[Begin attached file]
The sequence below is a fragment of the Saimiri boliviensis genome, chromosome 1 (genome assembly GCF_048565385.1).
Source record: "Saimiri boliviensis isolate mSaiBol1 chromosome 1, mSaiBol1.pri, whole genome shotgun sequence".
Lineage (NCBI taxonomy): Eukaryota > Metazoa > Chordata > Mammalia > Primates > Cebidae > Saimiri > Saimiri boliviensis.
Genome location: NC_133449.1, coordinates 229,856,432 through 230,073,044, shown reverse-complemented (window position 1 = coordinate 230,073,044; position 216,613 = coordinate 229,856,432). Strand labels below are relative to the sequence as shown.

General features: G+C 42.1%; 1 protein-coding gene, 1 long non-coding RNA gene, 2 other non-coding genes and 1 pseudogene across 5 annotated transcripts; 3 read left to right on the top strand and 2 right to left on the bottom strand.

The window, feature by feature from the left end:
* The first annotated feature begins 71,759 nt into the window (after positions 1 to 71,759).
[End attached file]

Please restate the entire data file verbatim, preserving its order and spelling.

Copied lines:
The sequence below is a fragment of the Saimiri boliviensis genome, chromosome 1 (genome assembly GCF_048565385.1).
Source record: "Saimiri boliviensis isolate mSaiBol1 chromosome 1, mSaiBol1.pri, whole genome shotgun sequence".
Lineage (NCBI taxonomy): Eukaryota > Metazoa > Chordata > Mammalia > Primates > Cebidae > Saimiri > Saimiri boliviensis.
Genome location: NC_133449.1, coordinates 229,856,432 through 230,073,044, shown reverse-complemented (window position 1 = coordinate 230,073,044; position 216,613 = coordinate 229,856,432). Strand labels below are relative to the sequence as shown.

General features: G+C 42.1%; 1 protein-coding gene, 1 long non-coding RNA gene, 2 other non-coding genes and 1 pseudogene across 5 annotated transcripts; 3 read left to right on the top strand and 2 right to left on the bottom strand.

The window, feature by feature from the left end:
* The first annotated feature begins 71,759 nt into the window (after positions 1 to 71,759).